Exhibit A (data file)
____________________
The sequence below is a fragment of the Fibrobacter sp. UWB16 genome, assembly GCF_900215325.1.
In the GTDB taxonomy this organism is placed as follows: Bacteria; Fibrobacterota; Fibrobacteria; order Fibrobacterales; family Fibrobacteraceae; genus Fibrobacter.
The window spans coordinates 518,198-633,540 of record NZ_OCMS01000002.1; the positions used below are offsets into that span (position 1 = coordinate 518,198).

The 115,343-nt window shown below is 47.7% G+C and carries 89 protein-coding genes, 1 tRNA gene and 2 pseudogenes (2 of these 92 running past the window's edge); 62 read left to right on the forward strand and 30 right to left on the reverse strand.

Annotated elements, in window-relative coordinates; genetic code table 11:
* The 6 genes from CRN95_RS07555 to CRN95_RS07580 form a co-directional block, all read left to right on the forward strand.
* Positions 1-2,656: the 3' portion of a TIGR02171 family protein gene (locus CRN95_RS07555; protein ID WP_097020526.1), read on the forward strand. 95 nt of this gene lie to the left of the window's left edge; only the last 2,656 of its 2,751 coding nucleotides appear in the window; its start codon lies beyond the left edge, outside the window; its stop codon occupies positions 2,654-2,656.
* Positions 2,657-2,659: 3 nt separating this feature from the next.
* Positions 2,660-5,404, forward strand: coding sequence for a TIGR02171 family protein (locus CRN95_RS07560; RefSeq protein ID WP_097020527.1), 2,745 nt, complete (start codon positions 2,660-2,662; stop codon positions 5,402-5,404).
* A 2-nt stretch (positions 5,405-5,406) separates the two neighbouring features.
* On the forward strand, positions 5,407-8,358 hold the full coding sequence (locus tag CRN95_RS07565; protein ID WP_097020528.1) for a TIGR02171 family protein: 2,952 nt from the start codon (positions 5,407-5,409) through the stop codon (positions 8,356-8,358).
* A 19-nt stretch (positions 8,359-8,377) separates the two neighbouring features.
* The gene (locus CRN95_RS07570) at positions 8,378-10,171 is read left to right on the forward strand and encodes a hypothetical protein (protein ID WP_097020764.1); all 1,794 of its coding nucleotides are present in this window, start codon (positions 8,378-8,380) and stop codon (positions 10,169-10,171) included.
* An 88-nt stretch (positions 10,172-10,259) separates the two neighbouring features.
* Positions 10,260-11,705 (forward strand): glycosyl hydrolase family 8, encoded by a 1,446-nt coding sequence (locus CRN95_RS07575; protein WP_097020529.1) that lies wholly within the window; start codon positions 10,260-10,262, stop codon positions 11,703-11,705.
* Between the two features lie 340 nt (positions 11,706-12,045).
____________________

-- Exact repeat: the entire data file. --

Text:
The sequence below is a fragment of the Fibrobacter sp. UWB16 genome, assembly GCF_900215325.1.
In the GTDB taxonomy this organism is placed as follows: Bacteria; Fibrobacterota; Fibrobacteria; order Fibrobacterales; family Fibrobacteraceae; genus Fibrobacter.
The window spans coordinates 518,198-633,540 of record NZ_OCMS01000002.1; the positions used below are offsets into that span (position 1 = coordinate 518,198).

The 115,343-nt window shown below is 47.7% G+C and carries 89 protein-coding genes, 1 tRNA gene and 2 pseudogenes (2 of these 92 running past the window's edge); 62 read left to right on the forward strand and 30 right to left on the reverse strand.

Annotated elements, in window-relative coordinates; genetic code table 11:
* The 6 genes from CRN95_RS07555 to CRN95_RS07580 form a co-directional block, all read left to right on the forward strand.
* Positions 1-2,656: the 3' portion of a TIGR02171 family protein gene (locus CRN95_RS07555; protein ID WP_097020526.1), read on the forward strand. 95 nt of this gene lie to the left of the window's left edge; only the last 2,656 of its 2,751 coding nucleotides appear in the window; its start codon lies beyond the left edge, outside the window; its stop codon occupies positions 2,654-2,656.
* Positions 2,657-2,659: 3 nt separating this feature from the next.
* Positions 2,660-5,404, forward strand: coding sequence for a TIGR02171 family protein (locus CRN95_RS07560; RefSeq protein ID WP_097020527.1), 2,745 nt, complete (start codon positions 2,660-2,662; stop codon positions 5,402-5,404).
* A 2-nt stretch (positions 5,405-5,406) separates the two neighbouring features.
* On the forward strand, positions 5,407-8,358 hold the full coding sequence (locus tag CRN95_RS07565; protein ID WP_097020528.1) for a TIGR02171 family protein: 2,952 nt from the start codon (positions 5,407-5,409) through the stop codon (positions 8,356-8,358).
* A 19-nt stretch (positions 8,359-8,377) separates the two neighbouring features.
* The gene (locus CRN95_RS07570) at positions 8,378-10,171 is read left to right on the forward strand and encodes a hypothetical protein (protein ID WP_097020764.1); all 1,794 of its coding nucleotides are present in this window, start codon (positions 8,378-8,380) and stop codon (positions 10,169-10,171) included.
* An 88-nt stretch (positions 10,172-10,259) separates the two neighbouring features.
* Positions 10,260-11,705 (forward strand): glycosyl hydrolase family 8, encoded by a 1,446-nt coding sequence (locus CRN95_RS07575; protein WP_097020529.1) that lies wholly within the window; start codon positions 10,260-10,262, stop codon positions 11,703-11,705.
* Between the two features lie 340 nt (positions 11,706-12,045).